Star Wars: Vow of Justice
Vow of Justice is a bit of an outlier among Star Wars comics. Featuring a rare format, a hard to relate to protagonist, and a tiny page count, this back up feature to the Prelude to Rebellion main story has all the makings of a filler piece thrown in to test the waters for similar, more marketable projects in the future. Does it live down to these dubious first impressions, or manage to surprise despite its humble beginnings?
The actual story is a fairly interesting one. Lots of stuff happens in these 18 pages, as we are treated to Ki-Adi's early years spent hiding from crime lords on his homeworld, a bit of his training with Yoda, and then a return to bring peace to his family. We learn about how Jedi take children for training, Ki's attachment to his master's teachings, and a little bit about Cerean culture. The main conflict isn't a particularly convincing one, because it involves a Jedi Knight going up against some generic thugs, and this is where the otherwise solid plot slips up a bit. To elongate the conflict, Ki does something unbelievably dumb and out of character, which was a huge blemish on an otherwise solid interpretation of the character's origins. This also has the unfortunate effect of really blunting the conclusion and making Ki's lesson feel a bit unnatural. Despite this blatant contrivance, it is an enjoyable enough story with solid insights on the Jedi and Ki, working as both a useful companion to Prelude to Rebellion, and a decent standalone story in its own right. The art is a lot like that of the Prelude to Rebellion title, although it manages to show the Cereans in a more positive manner (Ki's odd looking face aside,) which is appreciated. It isn't something to really take notice of for the most part however, the backgrounds are still bland and details are sparse and the Cereans still don't exactly look great, but it gets the job done.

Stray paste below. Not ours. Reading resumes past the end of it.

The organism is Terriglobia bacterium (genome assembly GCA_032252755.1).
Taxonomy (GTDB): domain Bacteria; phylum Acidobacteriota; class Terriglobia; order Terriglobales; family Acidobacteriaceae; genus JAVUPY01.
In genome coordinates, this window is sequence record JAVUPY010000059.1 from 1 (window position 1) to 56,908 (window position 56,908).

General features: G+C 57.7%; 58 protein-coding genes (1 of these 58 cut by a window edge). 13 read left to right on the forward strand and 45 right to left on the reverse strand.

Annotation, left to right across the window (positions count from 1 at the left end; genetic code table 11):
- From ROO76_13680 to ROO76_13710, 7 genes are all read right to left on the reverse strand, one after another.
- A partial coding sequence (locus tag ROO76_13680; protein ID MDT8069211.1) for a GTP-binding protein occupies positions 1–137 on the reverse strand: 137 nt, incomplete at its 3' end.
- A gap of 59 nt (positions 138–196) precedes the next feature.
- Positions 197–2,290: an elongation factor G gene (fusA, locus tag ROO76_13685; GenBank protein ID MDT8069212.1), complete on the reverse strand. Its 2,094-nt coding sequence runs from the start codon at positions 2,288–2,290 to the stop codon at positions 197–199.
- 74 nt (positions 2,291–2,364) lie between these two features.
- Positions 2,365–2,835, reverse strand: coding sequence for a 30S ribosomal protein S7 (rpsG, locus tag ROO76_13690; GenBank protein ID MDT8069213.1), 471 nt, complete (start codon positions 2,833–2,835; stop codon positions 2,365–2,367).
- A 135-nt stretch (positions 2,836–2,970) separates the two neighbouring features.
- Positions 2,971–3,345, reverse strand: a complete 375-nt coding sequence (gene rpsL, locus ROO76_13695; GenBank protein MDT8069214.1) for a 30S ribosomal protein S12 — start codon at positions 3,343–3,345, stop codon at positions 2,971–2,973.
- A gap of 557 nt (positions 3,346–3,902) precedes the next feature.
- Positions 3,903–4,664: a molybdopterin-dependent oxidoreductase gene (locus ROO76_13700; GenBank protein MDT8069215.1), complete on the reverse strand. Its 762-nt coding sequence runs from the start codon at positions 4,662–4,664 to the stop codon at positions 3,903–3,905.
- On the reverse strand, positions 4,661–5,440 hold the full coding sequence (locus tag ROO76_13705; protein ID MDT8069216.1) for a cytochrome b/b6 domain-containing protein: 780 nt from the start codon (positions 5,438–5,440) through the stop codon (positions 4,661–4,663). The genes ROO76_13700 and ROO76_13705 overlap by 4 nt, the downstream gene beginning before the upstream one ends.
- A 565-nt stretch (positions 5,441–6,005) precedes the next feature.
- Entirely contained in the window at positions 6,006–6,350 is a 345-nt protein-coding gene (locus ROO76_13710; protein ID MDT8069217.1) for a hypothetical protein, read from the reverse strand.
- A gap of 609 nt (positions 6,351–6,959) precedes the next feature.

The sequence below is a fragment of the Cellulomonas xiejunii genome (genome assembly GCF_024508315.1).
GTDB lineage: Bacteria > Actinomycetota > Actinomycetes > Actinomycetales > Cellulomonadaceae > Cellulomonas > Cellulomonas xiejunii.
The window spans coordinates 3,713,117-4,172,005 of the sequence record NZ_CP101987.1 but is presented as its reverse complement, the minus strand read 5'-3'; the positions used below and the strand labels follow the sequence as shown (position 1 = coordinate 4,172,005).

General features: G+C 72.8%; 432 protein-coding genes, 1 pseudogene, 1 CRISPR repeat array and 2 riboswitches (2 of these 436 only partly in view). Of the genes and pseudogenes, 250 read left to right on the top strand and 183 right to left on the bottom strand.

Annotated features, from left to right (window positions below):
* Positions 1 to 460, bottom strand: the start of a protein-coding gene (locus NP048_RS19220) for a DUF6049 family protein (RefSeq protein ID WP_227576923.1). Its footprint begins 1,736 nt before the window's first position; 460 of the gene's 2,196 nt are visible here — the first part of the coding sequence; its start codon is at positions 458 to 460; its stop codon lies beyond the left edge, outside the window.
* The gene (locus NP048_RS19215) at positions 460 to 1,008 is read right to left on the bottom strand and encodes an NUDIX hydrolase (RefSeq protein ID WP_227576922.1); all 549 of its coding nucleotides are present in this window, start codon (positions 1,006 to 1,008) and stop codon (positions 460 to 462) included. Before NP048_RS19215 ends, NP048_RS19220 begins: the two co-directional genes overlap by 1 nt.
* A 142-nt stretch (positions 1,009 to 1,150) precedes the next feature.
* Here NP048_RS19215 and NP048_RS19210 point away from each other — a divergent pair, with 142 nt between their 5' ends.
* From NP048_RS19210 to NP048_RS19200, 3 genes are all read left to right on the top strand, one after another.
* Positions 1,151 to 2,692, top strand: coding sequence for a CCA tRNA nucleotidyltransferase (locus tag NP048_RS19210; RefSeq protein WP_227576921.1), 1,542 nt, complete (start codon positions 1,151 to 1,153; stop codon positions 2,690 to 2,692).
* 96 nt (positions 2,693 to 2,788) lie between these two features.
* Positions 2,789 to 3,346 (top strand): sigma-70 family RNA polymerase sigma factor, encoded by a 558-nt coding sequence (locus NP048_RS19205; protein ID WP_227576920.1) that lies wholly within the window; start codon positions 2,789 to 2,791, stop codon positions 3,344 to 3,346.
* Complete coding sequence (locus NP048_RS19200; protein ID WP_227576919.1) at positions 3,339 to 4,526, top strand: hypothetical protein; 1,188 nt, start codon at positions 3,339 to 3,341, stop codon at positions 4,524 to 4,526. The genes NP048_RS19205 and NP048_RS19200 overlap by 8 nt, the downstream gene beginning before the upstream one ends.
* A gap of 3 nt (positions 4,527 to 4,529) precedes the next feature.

Like the Aurra Sing short story I reviewed a few weeks ago, Vow of Justice represents something very important for the franchise as a whole: it marks the first and only time that Dark Horse has published a back up story with a Star Wars comic book. While this has been a staple of many comics for quite some time, it was a new experiment in Star Wars perhaps encouraged by the fact that this series was initially supposed to be the flagship title throughout the release of the prequel trilogy, and therefore it would have a consistently large amount of viewers each month. For whatever reason, this didn't last and that is quite unfortunate, because it would've been an absolute blessing during the Clone Wars part of the series.
Vow of Justice is, like Aurra's Song, not something you are going to want to track down on its own merits. It does have a more complete story however, with the exception of the underwhelming conclusion, and it does a nice job of giving us some more insight into Ki-Adi Mundi's earlier years. Ki-Adi is a decent character to be sure, but he isn't star material and after the second arc in the Republic series somebody apparently took note of that as he has been locked in to a supporting role in all of his sporadic appearances since then. As yet another historical curiosity, Vow of Justice is well worth a try as part of the Rise of the Sith omnibus.